And like a gust of wind, the weekend passed by, but not without making lasting memories and meeting friends I had only talked with over Twitter before the weekend.
If there was a weekend, more like a 48-hour time period that will not be forgotten, this was it.
While the Braves dropped the series opener to the NL East rival Mets, they won the next two games in rather impressive fashion, especially the final game as Kris Medlen, a Southern California product, cemented his name in the history books as the Braves won the 23rd consecutive game Medlen started, breaking the previous record of 22.
But this series was more than just about setting records, it was about honoring a player who put the same jersey on every day over the last 19 years.
All season long, I crossed my fingers that Chipper's health would hold up so he could be given the send-off that was more than well-deserved.
Even as he went hitless in the first two games of the series, fans showed their appreciation for one of the best of his generation. Many call him a future Hall of Famer.
He is a player I will not soon forget, as can be said for a number of other fans across the country.
Gone are the days where a player spends his entire career with one team.
There are few left. Aside from Chipper, Derek Jeter and Todd Helton are two players who have remained faithful to their organization and fans.
With players constantly testing free agent markets and agents striving to earn a bit more in their cut, remaining faithful to the club that drafted you has become a thing of the past.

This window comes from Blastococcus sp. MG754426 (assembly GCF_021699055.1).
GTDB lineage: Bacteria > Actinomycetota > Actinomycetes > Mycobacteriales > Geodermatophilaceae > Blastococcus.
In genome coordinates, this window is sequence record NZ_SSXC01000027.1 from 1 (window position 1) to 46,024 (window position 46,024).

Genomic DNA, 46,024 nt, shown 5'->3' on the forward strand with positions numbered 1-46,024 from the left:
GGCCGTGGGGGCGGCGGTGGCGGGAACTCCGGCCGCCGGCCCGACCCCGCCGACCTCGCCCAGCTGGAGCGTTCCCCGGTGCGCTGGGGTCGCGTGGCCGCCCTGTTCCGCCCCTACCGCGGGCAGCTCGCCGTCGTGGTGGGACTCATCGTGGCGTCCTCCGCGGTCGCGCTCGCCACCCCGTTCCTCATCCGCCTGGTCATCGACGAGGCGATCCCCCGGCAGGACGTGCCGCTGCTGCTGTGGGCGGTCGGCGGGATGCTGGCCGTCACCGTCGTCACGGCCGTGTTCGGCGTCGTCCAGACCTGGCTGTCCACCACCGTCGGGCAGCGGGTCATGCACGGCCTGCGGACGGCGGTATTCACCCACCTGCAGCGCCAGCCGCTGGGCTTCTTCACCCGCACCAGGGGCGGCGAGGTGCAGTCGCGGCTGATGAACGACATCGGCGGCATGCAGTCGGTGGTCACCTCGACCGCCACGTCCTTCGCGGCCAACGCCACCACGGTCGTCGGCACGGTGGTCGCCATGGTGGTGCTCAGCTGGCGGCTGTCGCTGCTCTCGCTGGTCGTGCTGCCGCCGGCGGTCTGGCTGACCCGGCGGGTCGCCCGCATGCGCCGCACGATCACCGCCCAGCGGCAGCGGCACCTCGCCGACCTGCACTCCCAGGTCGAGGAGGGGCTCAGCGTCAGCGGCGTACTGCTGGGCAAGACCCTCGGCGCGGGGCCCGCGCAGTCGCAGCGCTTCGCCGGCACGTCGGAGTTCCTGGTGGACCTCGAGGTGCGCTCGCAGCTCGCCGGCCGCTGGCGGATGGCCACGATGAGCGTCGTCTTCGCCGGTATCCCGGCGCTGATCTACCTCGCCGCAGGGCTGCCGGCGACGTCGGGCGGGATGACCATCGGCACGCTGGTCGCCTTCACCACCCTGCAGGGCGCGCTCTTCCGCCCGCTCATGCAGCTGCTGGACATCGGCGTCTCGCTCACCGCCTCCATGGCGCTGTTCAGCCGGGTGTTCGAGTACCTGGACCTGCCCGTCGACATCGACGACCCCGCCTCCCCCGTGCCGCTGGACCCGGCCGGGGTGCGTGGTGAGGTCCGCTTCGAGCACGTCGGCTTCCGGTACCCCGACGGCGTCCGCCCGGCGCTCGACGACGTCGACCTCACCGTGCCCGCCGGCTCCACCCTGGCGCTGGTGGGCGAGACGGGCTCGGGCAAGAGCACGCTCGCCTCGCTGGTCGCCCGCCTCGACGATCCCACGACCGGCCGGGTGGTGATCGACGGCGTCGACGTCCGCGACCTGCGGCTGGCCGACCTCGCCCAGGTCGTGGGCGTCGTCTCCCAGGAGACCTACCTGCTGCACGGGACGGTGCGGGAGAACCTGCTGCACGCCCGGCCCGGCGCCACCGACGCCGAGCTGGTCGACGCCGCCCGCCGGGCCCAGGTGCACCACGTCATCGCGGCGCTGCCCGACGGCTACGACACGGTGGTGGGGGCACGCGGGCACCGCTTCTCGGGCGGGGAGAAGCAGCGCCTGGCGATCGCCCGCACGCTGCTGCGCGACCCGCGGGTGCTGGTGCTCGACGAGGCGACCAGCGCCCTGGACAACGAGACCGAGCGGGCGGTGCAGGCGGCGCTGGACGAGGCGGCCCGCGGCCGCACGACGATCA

Before Chipper, there was Cal Ripken, jr. and Tony Gwynn. Those two icons of baseball donned the same uniforms every year of their Hall of Fame careers, being known as two of the purest hitters the game had ever seen.
But with Chipper hanging them up whenever the Braves season has finished, many have come to wonder if baseball fans will ever see another like him, let alone a player who remains faithful to their organization.
Along the way, Chipper has cemented himself in Braves history, as well as MLB history, amassing more than 2.700 hits and more than 450 home runs, not only putting himself in the MLB record books, but becoming one of the best switch-hitters the game has ever seen.
The other two - Mickey Mantle and Eddie Murray.
To be able to witness a great, in his home stadium, in front of more than 50,000 fans with a rare dry eye in the house, I feel blessed and extremely thankful.
My journey through life has not been an easy one, but I have done everything in my power to make sure I enjoy what I do have.
And now, as I head back to the West Coast, with my baseball journeys of 2012 now over, I look back at how amazing this summer has been.
I've seen 26 games in 8 different cities across the country, including 10 Braves games in Chipper's final year. Only slightly ironic that Chipper wears #10 (I had no plans to see as many Braves games as I did, as I added 4 on a whim, including the three at Turner Field.)
To imagine a better summer, it will be hard-pressed to equal what I've witnessed over the past four months.
But every step, sight, sound and smell were well worth every moment.
And I am thankful for every last minute of it.